Haddonfield Criminal Lawyer Discusses the Constitutionality of Retroactivity When Laws Change
In 1963, a 17 year-old African American male from Louisiana was convicted and sentenced to death for the killing of a white police officer. Six years later, the conviction was reversed due to racial tensions surrounding the case. As a result, the man was found guilty without capital punishment and sentenced to life without parole. The prisoner is now 69 years old and has spent the last 52 years of his life in prison.
Three years ago, the U.S. Supreme Court heard the case of Miller vs. Alabama and ruled that it was unconstitutional to sentence a juvenile to life in prison without the possibility of parole. That meant that any person convicted of a capital offense that was a juvenile at the time the crime was committed could be sentenced to no more than 35 years in prison for that crime. With this new ruling, the aforementioned defendant is back in U.S. Supreme Court asking for consideration that his sentence be redefined, giving him the possibility of freedom for the 52 years he has served for the crime he committed when he was 17 years old.
The Montgomery case presently before the courts raises the question of retroactivity, and to what degree we need to consider in re-litigating cases according to new standards or changes in the law. In 1963, Montgomery was convicted and sentenced according to the laws in place at that time. Life without the possibility of parole was the only alternative to a death sentence, and life without parole meant just that; no chance of parole – ever. What the court must decide in this case is whether Montgomery has the constitutional right to prove that he has been reformed and whether he deserves to be free under the new ruling on juvenile sentencing.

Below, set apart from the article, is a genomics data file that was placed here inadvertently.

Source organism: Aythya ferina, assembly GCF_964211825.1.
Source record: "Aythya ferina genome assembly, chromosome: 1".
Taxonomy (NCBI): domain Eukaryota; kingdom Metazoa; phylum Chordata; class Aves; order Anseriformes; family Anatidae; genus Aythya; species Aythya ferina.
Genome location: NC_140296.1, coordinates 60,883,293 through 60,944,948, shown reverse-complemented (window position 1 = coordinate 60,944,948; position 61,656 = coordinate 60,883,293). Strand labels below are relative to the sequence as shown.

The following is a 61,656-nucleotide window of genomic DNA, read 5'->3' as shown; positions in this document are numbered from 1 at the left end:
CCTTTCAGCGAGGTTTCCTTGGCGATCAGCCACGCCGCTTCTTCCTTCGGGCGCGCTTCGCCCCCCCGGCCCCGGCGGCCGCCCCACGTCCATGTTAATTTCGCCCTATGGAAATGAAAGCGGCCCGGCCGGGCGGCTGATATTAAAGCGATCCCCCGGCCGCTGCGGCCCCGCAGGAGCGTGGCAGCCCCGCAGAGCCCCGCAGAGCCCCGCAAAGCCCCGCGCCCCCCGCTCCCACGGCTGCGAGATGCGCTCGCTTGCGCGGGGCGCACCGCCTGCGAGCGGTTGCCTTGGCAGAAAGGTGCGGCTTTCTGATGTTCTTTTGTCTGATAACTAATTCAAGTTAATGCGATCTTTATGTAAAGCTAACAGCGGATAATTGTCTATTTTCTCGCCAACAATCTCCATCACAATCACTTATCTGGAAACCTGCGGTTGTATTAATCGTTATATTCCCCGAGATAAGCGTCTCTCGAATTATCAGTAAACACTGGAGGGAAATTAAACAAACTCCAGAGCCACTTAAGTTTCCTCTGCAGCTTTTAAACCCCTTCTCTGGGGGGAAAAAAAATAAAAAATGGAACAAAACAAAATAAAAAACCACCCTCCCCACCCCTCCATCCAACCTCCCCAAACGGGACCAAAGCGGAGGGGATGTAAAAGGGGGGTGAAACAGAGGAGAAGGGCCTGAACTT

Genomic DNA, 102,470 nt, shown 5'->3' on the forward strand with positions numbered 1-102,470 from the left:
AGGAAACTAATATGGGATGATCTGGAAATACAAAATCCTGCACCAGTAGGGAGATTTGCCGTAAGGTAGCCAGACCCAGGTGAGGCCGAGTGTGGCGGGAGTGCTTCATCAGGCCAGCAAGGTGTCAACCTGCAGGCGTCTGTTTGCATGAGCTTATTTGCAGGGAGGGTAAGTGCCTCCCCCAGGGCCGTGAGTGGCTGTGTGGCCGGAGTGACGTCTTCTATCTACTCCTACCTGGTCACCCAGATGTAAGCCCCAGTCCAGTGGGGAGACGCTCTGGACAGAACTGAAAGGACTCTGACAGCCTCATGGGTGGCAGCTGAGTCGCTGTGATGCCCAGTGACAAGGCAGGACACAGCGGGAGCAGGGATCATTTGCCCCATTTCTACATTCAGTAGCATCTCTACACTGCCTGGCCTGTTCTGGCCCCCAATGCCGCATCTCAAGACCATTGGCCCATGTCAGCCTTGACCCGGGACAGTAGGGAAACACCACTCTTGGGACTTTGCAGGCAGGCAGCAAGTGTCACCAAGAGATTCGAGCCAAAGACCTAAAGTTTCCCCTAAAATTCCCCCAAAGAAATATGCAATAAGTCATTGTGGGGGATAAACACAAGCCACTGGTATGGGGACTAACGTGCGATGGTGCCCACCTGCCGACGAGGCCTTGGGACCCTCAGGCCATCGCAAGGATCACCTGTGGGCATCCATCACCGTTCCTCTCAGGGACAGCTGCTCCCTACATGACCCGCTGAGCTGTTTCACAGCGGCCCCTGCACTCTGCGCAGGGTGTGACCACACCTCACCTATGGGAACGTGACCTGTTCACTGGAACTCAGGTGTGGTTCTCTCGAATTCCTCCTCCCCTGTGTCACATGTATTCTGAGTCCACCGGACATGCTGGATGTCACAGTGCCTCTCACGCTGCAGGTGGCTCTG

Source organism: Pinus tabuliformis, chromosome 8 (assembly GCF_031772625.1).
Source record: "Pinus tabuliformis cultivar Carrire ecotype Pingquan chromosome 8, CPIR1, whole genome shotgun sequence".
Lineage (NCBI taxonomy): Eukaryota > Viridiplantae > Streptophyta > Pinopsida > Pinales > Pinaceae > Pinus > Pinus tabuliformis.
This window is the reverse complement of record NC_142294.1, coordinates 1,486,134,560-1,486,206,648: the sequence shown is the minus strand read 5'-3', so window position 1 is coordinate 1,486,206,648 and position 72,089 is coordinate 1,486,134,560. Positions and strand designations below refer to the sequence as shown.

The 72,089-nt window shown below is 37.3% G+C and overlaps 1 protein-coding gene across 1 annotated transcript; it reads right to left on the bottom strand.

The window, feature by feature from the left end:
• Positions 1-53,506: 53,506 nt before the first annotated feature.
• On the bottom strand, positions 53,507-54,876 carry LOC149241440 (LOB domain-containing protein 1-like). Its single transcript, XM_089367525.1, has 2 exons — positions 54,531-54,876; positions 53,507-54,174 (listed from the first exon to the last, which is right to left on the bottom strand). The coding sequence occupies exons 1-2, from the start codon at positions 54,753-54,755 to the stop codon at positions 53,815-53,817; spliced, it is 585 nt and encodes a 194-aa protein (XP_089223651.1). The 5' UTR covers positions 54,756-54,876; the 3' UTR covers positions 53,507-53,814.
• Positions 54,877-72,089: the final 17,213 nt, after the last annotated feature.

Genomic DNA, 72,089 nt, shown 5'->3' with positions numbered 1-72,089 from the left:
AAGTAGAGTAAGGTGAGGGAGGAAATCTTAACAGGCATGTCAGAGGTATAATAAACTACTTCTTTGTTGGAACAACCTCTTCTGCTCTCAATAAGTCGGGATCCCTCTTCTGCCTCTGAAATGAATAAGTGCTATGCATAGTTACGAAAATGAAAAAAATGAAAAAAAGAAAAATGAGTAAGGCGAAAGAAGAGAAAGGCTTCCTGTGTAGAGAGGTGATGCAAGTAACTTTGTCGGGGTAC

The Louisiana Supreme Court ruled that the decision in Miller vs. Alabama does not apply retroactively to Montgomery’s case. One question still remains. Does the U.S. Supreme Court now have the jurisdiction to review and possibly overturn the Louisiana State Supreme Court’s decision? All eyes will be watching as this case unfolds because many in prison today convicted of capital crimes committed while they were juveniles will undoubtedly want to know if their sentences could be reversed.
Haddonfield Criminal Lawyer Michele Finizio Represents Those Charged with Criminal Offenses in New Jersey
Being charged with a crime is serious business, and individuals facing a possible conviction need to enlist the help of a qualified and experienced criminal defense attorney. Haddonfield criminal defense lawyer, Michele Finizio, is committed to ensuring that the legal rights of her clients are protected while she works to have charges dismissed or downgraded. If you or someone you know has been charged with a crime in New Jersey, call Michele Finizio at 856-242-7300 or complete our online contact form to schedule a consultation today.